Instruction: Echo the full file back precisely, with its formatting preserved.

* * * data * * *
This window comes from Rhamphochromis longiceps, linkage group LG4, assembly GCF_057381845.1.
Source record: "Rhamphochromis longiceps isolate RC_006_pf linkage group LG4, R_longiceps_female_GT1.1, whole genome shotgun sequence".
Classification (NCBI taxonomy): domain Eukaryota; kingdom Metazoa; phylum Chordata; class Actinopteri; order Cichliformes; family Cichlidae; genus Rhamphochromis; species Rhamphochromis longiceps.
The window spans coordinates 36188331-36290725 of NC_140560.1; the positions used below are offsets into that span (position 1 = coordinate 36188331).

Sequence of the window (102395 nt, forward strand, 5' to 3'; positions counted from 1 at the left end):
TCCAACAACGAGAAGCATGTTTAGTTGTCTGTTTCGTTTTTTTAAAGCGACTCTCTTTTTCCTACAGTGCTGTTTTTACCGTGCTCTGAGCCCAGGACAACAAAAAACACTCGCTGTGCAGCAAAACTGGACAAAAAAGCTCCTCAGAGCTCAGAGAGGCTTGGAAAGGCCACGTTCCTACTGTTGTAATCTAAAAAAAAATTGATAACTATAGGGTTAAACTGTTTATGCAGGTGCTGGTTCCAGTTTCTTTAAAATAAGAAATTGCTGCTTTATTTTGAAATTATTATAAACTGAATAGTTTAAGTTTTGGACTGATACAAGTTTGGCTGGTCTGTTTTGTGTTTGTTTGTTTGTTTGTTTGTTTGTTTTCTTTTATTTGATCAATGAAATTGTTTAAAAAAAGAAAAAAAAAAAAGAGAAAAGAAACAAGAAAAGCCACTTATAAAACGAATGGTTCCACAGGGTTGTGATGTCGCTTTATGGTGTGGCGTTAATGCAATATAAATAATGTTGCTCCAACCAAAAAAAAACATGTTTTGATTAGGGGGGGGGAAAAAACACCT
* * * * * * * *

This window comes from Rhamphochromis longiceps, linkage group LG4, assembly GCF_057381845.1.
Source record: "Rhamphochromis longiceps isolate RC_006_pf linkage group LG4, R_longiceps_female_GT1.1, whole genome shotgun sequence".
Classification (NCBI taxonomy): domain Eukaryota; kingdom Metazoa; phylum Chordata; class Actinopteri; order Cichliformes; family Cichlidae; genus Rhamphochromis; species Rhamphochromis longiceps.
The window spans coordinates 36188331-36290725 of NC_140560.1; the positions used below are offsets into that span (position 1 = coordinate 36188331).

Sequence of the window (102395 nt, forward strand, 5' to 3'; positions counted from 1 at the left end):
TCCAACAACGAGAAGCATGTTTAGTTGTCTGTTTCGTTTTTTTAAAGCGACTCTCTTTTTCCTACAGTGCTGTTTTTACCGTGCTCTGAGCCCAGGACAACAAAAAACACTCGCTGTGCAGCAAAACTGGACAAAAAAGCTCCTCAGAGCTCAGAGAGGCTTGGAAAGGCCACGTTCCTACTGTTGTAATCTAAAAAAAAATTGATAACTATAGGGTTAAACTGTTTATGCAGGTGCTGGTTCCAGTTTCTTTAAAATAAGAAATTGCTGCTTTATTTTGAAATTATTATAAACTGAATAGTTTAAGTTTTGGACTGATACAAGTTTGGCTGGTCTGTTTTGTGTTTGTTTGTTTGTTTGTTTGTTTGTTTTCTTTTATTTGATCAATGAAATTGTTTAAAAAAAGAAAAAAAAAAAAGAGAAAAGAAACAAGAAAAGCCACTTATAAAACGAATGGTTCCACAGGGTTGTGATGTCGCTTTATGGTGTGGCGTTAATGCAATATAAATAATGTTGCTCCAACCAAAAAAAAACATGTTTTGATTAGGGGGGGGGAAAAAACACCT